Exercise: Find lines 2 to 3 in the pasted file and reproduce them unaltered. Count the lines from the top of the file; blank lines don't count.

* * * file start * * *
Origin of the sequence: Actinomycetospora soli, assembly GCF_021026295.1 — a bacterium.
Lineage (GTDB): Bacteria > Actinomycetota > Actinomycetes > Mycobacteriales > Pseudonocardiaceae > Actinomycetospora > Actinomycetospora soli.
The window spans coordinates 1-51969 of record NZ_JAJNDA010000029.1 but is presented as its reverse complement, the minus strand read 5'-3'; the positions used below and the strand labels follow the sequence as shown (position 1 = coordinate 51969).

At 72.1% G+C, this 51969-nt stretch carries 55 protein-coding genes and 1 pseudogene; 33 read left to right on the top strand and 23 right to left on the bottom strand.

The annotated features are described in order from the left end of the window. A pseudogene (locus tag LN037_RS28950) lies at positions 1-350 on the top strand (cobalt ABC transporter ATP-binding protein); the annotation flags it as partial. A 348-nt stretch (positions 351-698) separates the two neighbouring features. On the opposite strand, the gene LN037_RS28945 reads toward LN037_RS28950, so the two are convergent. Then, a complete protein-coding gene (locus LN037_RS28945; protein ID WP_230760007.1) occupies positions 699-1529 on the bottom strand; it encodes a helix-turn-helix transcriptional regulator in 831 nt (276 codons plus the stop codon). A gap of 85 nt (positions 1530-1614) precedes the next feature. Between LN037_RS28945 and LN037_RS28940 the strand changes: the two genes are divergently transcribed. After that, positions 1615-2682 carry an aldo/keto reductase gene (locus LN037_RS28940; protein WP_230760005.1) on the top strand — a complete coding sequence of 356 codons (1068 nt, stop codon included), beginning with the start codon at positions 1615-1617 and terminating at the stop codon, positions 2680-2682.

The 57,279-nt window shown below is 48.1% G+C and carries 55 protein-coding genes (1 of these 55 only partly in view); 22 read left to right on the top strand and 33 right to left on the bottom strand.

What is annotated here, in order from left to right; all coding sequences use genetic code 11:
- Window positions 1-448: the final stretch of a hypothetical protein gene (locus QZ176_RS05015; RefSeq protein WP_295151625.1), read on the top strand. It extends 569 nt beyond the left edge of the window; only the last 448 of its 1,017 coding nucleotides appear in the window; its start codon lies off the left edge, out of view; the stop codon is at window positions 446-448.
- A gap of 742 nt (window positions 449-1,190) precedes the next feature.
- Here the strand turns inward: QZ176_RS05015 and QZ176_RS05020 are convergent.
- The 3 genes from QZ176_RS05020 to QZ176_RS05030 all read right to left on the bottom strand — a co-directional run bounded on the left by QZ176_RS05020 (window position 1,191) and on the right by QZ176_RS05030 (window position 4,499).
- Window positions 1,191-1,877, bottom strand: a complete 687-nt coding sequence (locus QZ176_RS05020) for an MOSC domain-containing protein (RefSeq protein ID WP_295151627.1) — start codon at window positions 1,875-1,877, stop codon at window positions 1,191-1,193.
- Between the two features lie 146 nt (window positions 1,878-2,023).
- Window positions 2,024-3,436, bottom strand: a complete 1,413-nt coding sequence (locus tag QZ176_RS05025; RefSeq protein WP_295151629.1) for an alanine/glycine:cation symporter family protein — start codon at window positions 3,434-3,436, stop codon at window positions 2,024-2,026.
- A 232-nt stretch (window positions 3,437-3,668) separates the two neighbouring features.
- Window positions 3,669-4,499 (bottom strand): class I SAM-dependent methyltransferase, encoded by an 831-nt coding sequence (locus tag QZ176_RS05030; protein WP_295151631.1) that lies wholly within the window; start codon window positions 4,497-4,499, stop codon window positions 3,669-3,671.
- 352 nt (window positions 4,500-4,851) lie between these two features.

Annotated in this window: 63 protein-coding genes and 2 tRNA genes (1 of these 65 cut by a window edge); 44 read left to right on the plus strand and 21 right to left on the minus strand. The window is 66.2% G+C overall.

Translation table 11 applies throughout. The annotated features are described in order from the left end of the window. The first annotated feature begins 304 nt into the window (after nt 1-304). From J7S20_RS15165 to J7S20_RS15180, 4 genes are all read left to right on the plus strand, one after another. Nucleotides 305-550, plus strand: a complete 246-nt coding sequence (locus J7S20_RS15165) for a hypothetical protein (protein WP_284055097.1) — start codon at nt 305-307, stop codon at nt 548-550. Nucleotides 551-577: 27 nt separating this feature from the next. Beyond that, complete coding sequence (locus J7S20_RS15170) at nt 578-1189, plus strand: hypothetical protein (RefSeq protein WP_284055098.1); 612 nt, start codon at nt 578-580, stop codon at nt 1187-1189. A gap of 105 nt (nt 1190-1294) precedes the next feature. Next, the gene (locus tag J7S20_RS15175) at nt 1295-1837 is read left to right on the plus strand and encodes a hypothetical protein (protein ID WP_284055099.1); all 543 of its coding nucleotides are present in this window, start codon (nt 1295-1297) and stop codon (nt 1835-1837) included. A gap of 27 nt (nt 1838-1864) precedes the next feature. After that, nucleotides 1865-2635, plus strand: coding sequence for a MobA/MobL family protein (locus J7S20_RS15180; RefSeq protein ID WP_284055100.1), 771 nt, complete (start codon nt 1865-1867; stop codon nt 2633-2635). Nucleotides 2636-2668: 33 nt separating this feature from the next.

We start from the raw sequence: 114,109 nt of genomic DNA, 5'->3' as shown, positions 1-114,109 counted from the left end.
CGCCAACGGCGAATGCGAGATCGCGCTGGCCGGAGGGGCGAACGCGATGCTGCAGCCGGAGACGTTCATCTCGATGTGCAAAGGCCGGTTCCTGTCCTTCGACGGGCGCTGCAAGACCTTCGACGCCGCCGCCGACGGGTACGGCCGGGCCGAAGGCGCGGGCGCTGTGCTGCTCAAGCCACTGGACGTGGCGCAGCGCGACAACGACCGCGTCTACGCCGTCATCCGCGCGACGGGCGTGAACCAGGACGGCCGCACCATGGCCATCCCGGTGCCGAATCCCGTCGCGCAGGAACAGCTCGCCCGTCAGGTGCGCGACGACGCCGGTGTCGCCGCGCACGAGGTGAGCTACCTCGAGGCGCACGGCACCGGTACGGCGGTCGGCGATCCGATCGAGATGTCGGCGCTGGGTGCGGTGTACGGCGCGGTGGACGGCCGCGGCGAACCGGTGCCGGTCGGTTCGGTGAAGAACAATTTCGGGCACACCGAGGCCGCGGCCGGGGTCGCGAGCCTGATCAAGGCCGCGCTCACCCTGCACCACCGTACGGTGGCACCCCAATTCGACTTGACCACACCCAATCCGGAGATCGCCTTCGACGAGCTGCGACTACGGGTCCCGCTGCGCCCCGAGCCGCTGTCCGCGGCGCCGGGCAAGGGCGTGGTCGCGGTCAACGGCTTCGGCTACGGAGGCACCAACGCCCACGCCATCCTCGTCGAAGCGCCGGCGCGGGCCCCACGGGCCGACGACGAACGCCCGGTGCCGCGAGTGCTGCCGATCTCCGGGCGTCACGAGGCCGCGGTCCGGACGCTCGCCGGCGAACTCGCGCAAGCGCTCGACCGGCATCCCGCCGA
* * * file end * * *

Lineage (GTDB): Bacteria > Actinomycetota > Actinomycetes > Mycobacteriales > Pseudonocardiaceae > Actinomycetospora > Actinomycetospora soli.
The window spans coordinates 1-51969 of record NZ_JAJNDA010000029.1 but is presented as its reverse complement, the minus strand read 5'-3'; the positions used below and the strand labels follow the sequence as shown (position 1 = coordinate 51969).